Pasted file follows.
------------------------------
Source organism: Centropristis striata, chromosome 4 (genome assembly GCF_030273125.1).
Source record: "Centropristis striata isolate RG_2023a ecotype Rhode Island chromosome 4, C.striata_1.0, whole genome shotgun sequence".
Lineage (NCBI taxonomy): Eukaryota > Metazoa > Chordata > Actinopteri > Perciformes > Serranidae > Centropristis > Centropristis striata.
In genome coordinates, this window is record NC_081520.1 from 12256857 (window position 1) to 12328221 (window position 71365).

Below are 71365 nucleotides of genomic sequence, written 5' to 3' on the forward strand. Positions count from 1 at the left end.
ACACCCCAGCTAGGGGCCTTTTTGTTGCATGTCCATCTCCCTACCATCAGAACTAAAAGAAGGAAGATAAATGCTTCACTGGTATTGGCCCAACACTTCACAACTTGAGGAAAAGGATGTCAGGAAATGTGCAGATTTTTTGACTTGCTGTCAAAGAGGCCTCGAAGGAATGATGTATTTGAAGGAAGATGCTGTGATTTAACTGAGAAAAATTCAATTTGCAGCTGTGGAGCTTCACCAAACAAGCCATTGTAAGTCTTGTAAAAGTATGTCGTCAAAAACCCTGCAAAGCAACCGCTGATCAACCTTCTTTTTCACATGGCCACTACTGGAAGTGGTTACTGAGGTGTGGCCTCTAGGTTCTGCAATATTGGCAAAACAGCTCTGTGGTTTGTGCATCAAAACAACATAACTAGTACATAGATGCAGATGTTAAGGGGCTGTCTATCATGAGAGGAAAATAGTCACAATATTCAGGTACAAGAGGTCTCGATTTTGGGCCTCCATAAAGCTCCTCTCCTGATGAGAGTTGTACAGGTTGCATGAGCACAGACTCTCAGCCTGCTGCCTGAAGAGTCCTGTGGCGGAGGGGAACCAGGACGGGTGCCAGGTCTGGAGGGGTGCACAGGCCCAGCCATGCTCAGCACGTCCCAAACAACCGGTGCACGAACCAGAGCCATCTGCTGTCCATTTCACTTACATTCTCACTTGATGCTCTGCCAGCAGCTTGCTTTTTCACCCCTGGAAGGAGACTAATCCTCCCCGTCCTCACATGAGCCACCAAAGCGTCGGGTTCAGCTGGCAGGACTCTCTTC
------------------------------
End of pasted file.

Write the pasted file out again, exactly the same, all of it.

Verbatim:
Source organism: Centropristis striata, chromosome 4 (genome assembly GCF_030273125.1).
Source record: "Centropristis striata isolate RG_2023a ecotype Rhode Island chromosome 4, C.striata_1.0, whole genome shotgun sequence".
Lineage (NCBI taxonomy): Eukaryota > Metazoa > Chordata > Actinopteri > Perciformes > Serranidae > Centropristis > Centropristis striata.
In genome coordinates, this window is record NC_081520.1 from 12256857 (window position 1) to 12328221 (window position 71365).

Below are 71365 nucleotides of genomic sequence, written 5' to 3' on the forward strand. Positions count from 1 at the left end.
ACACCCCAGCTAGGGGCCTTTTTGTTGCATGTCCATCTCCCTACCATCAGAACTAAAAGAAGGAAGATAAATGCTTCACTGGTATTGGCCCAACACTTCACAACTTGAGGAAAAGGATGTCAGGAAATGTGCAGATTTTTTGACTTGCTGTCAAAGAGGCCTCGAAGGAATGATGTATTTGAAGGAAGATGCTGTGATTTAACTGAGAAAAATTCAATTTGCAGCTGTGGAGCTTCACCAAACAAGCCATTGTAAGTCTTGTAAAAGTATGTCGTCAAAAACCCTGCAAAGCAACCGCTGATCAACCTTCTTTTTCACATGGCCACTACTGGAAGTGGTTACTGAGGTGTGGCCTCTAGGTTCTGCAATATTGGCAAAACAGCTCTGTGGTTTGTGCATCAAAACAACATAACTAGTACATAGATGCAGATGTTAAGGGGCTGTCTATCATGAGAGGAAAATAGTCACAATATTCAGGTACAAGAGGTCTCGATTTTGGGCCTCCATAAAGCTCCTCTCCTGATGAGAGTTGTACAGGTTGCATGAGCACAGACTCTCAGCCTGCTGCCTGAAGAGTCCTGTGGCGGAGGGGAACCAGGACGGGTGCCAGGTCTGGAGGGGTGCACAGGCCCAGCCATGCTCAGCACGTCCCAAACAACCGGTGCACGAACCAGAGCCATCTGCTGTCCATTTCACTTACATTCTCACTTGATGCTCTGCCAGCAGCTTGCTTTTTCACCCCTGGAAGGAGACTAATCCTCCCCGTCCTCACATGAGCCACCAAAGCGTCGGGTTCAGCTGGCAGGACTCTCTTC